Recirculation of naive T cells between secondary lymphoid organs to receive survival cues and scan for signs of infection or other pathologic conditions is important for immune homeostasis and effective immune responses. Although the mechanisms that specifically guide the entry of naive T cells into secondary lymphoid organs are well studied, the mechanisms that keep them from fluxing into inappropriate or undesirable compartments, such as healthy tissues or bone marrow, are less well understood. In this study, we report an unexpected finding that under steady state, bone marrow homing of naive T cells is actively suppressed by mTORC2 signaling. We found that in mice, T cell-specific deletion of an essential mTORC2 component Sin1 results in increased accumulation of naive T cells in the bone marrow. Mechanistically, we show that loss of mTORC2 signaling in naive T cells results in enhanced FOXO1 activity, which leads to increased CXCR4 expression and chemotactic response to CXCL12, a key chemokine that promotes bone marrow homing and retention of T cells. Together, the results of our study reveal a novel role of mTORC2 in T cell homeostasis via active suppression of naive T cell bone marrow homing by the mTORC2-FOXO1-CXCR4 axis.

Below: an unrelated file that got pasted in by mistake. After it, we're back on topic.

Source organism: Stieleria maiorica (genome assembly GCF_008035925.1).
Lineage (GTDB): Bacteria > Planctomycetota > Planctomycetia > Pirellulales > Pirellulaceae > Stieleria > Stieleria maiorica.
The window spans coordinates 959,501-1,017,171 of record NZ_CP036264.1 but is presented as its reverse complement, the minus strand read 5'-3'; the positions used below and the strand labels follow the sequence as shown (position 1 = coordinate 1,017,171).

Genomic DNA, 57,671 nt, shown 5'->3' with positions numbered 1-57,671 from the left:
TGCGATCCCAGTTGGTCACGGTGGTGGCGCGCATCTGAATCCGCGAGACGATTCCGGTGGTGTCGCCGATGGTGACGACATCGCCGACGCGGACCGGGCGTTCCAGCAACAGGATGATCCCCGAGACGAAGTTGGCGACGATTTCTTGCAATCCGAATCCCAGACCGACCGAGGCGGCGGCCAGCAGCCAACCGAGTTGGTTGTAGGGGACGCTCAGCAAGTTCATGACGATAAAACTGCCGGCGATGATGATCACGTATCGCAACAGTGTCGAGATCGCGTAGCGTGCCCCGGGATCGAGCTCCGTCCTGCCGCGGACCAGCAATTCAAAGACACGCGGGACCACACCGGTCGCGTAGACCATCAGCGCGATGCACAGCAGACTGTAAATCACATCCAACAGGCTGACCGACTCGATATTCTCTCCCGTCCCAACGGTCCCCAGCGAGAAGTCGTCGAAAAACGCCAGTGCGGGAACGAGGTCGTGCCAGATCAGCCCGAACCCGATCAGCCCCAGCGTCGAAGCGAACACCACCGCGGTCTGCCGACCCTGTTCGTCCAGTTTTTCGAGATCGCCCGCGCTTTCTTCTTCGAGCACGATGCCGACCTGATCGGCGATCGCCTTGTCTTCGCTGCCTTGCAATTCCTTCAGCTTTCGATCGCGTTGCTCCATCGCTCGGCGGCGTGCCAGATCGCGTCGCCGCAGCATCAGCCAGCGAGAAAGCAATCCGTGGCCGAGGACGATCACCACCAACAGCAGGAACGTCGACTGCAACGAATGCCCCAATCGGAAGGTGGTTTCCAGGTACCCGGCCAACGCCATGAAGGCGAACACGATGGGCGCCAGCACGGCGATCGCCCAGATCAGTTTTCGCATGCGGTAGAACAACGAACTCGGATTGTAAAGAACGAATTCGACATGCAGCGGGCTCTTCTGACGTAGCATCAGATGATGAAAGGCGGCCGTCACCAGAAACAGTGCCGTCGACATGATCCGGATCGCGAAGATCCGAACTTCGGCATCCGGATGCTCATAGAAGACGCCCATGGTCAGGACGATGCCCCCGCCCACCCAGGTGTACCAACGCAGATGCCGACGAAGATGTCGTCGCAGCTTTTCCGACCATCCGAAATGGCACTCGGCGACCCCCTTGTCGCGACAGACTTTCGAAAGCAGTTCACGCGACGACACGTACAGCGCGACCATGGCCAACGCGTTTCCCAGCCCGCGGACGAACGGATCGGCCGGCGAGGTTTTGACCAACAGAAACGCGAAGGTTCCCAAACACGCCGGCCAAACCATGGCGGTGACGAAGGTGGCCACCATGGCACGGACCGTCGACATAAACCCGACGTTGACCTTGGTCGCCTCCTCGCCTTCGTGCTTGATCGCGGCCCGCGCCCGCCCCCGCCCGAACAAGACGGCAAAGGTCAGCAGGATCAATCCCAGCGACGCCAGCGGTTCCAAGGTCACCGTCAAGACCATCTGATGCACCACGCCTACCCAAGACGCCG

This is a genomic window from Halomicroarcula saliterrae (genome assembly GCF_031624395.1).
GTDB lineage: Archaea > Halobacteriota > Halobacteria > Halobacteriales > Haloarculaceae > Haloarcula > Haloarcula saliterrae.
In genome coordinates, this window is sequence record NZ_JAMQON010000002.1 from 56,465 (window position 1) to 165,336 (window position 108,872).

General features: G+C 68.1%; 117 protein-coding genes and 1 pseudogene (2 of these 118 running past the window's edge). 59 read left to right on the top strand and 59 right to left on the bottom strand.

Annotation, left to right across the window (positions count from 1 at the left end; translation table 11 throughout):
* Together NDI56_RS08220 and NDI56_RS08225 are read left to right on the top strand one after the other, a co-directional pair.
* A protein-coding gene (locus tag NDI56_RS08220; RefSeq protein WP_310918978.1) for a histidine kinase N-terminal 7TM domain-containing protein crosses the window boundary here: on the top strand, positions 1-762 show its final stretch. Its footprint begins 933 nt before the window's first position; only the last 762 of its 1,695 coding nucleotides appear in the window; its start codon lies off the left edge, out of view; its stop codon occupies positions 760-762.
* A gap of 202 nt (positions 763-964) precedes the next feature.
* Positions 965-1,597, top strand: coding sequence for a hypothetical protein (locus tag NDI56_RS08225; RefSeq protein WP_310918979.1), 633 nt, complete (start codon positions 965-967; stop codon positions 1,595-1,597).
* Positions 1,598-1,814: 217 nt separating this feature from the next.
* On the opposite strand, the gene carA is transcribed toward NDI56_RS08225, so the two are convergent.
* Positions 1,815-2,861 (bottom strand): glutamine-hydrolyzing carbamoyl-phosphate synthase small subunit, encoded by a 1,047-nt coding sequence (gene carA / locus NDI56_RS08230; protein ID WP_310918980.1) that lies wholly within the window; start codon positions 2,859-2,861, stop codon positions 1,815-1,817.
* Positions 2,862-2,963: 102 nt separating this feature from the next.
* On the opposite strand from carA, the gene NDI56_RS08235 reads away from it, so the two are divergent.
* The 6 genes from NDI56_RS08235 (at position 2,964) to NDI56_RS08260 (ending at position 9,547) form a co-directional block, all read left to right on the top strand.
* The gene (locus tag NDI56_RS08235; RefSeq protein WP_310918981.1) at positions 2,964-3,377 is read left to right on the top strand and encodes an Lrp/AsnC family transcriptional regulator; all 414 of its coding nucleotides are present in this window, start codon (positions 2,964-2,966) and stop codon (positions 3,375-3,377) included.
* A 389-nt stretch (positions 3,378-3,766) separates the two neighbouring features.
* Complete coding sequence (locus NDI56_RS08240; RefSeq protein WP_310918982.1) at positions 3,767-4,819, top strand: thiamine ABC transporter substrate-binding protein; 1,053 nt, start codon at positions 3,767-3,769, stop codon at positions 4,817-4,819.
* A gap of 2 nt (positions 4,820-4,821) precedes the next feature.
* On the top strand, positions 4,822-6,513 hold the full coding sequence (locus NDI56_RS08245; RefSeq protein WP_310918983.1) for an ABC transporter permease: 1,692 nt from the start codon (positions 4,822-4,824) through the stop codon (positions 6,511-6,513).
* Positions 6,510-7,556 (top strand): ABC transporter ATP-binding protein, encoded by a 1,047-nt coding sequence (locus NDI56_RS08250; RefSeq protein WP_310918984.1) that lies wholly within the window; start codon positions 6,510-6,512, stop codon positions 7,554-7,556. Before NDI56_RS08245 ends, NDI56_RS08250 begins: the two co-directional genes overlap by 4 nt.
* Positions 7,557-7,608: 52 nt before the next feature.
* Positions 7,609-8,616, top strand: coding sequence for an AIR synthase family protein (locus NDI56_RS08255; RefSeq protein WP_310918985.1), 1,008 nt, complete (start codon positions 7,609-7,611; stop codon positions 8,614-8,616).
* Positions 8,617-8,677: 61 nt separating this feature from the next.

Copyright © 2018 by The American Association of Immunologists, Inc.